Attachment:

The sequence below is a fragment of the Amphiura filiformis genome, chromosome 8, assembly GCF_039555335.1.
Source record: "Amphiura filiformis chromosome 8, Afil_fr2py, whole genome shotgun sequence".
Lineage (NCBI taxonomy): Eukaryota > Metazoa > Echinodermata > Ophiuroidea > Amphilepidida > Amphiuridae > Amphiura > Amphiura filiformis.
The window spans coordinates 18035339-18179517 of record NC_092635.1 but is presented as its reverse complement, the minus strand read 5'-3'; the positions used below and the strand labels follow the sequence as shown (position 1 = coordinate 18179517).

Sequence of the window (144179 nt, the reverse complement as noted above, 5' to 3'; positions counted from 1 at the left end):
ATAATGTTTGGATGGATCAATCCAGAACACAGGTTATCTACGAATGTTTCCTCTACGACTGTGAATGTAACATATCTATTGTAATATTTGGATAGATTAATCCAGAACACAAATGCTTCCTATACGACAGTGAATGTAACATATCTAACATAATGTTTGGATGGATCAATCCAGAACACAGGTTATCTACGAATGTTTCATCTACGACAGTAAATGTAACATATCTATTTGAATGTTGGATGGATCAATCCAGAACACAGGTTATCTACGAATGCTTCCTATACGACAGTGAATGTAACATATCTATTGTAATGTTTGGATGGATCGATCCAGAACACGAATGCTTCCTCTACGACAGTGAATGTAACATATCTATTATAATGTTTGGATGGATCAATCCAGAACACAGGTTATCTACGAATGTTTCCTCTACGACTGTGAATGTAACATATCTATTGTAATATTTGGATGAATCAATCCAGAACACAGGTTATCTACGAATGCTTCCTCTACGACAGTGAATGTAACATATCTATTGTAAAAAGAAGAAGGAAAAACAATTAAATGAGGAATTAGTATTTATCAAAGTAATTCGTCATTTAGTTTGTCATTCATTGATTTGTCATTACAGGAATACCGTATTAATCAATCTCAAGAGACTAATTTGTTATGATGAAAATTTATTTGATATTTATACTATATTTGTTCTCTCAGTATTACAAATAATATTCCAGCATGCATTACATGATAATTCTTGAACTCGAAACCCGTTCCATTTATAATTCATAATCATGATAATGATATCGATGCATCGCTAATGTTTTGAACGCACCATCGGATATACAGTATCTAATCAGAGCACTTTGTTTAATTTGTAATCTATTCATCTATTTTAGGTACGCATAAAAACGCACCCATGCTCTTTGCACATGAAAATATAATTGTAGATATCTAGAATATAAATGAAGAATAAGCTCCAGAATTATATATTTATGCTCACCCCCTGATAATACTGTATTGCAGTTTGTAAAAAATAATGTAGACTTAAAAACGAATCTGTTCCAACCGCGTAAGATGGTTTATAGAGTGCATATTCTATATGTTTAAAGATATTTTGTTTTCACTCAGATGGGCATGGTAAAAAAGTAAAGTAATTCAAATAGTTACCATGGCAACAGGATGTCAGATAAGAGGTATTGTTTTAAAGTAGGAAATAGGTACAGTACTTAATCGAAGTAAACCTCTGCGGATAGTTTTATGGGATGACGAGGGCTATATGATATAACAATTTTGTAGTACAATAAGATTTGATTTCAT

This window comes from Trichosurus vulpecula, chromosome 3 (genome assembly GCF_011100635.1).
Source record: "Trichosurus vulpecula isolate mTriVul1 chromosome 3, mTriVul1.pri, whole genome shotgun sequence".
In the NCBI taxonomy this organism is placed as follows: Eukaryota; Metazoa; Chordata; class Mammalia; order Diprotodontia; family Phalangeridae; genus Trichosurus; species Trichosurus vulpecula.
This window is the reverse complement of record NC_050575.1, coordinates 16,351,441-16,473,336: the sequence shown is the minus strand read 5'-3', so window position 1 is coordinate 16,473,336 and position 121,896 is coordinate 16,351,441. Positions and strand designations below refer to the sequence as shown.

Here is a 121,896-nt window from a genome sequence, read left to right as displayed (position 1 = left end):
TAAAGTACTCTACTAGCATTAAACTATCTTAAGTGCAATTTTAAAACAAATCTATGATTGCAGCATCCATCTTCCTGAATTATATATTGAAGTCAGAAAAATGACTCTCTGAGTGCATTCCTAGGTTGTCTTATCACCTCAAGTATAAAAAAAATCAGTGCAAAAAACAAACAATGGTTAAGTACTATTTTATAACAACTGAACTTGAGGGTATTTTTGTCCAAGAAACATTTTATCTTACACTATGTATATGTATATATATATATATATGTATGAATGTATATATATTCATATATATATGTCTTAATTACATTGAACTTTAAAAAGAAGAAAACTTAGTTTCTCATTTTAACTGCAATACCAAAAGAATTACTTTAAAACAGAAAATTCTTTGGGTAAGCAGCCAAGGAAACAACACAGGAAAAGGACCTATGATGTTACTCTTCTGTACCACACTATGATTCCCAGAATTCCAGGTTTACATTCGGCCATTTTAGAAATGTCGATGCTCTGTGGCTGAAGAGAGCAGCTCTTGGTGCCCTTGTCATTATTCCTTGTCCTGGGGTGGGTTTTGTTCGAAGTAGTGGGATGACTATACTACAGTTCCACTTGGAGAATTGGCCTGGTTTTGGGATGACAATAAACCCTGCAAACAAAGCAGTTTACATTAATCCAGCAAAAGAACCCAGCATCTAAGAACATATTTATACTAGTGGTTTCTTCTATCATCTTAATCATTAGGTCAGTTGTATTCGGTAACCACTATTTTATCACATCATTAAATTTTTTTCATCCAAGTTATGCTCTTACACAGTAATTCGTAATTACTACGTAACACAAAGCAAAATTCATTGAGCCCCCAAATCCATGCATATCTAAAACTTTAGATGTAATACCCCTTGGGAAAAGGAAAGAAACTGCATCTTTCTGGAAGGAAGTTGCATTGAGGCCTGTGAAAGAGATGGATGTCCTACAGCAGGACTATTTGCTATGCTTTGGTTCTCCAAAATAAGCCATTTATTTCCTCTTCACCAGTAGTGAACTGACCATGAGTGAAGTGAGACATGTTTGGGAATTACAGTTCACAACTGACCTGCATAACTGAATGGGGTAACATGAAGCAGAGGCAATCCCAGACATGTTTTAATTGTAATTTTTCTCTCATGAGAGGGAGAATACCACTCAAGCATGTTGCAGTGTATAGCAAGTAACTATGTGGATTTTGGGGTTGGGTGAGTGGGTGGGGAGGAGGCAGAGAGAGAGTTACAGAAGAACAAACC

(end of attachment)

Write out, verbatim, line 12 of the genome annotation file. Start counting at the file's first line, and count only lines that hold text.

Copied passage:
TAAAGTACTCTACTAGCATTAAACTATCTTAAGTGCAATTTTAAAACAAATCTATGATTGCAGCATCCATCTTCCTGAATTATATATTGAAGTCAGAAAAATGACTCTCTGAGTGCATTCCTAGGTTGTCTTATCACCTCAAGTATAAAAAAAATCAGTGCAAAAAACAAACAATGGTTAAGTACTATTTTATAACAACTGAACTTGAGGGTATTTTTGTCCAAGAAACATTTTATCTTACACTATGTATATGTATATATATATATATATGTATGAATGTATATATATTCATATATATATGTCTTAATTACATTGAACTTTAAAAAGAAGAAAACTTAGTTTCTCATTTTAACTGCAATACCAAAAGAATTACTTTAAAACAGAAAATTCTTTGGGTAAGCAGCCAAGGAAACAACACAGGAAAAGGACCTATGATGTTACTCTTCTGTACCACACTATGATTCCCAGAATTCCAGGTTTACATTCGGCCATTTTAGAAATGTCGATGCTCTGTGGCTGAAGAGAGCAGCTCTTGGTGCCCTTGTCATTATTCCTTGTCCTGGGGTGGGTTTTGTTCGAAGTAGTGGGATGACTATACTACAGTTCCACTTGGAGAATTGGCCTGGTTTTGGGATGACAATAAACCCTGCAAACAAAGCAGTTTACATTAATCCAGCAAAAGAACCCAGCATCTAAGAACATATTTATACTAGTGGTTTCTTCTATCATCTTAATCATTAGGTCAGTTGTATTCGGTAACCACTATTTTATCACATCATTAAATTTTTTTCATCCAAGTTATGCTCTTACACAGTAATTCGTAATTACTACGTAACACAAAGCAAAATTCATTGAGCCCCCAAATCCATGCATATCTAAAACTTTAGATGTAATACCCCTTGGGAAAAGGAAAGAAACTGCATCTTTCTGGAAGGAAGTTGCATTGAGGCCTGTGAAAGAGATGGATGTCCTACAGCAGGACTATTTGCTATGCTTTGGTTCTCCAAAATAAGCCATTTATTTCCTCTTCACCAGTAGTGAACTGACCATGAGTGAAGTGAGACATGTTTGGGAATTACAGTTCACAACTGACCTGCATAACTGAATGGGGTAACATGAAGCAGAGGCAATCCCAGACATGTTTTAATTGTAATTTTTCTCTCATGAGAGGGAGAATACCACTCAAGCATGTTGCAGTGTATAGCAAGTAACTATGTGGATTTTGGGGTTGGGTGAGTGGGTGGGGAGGAGGCAGAGAGAGAGTTACAGAAGAACAAACC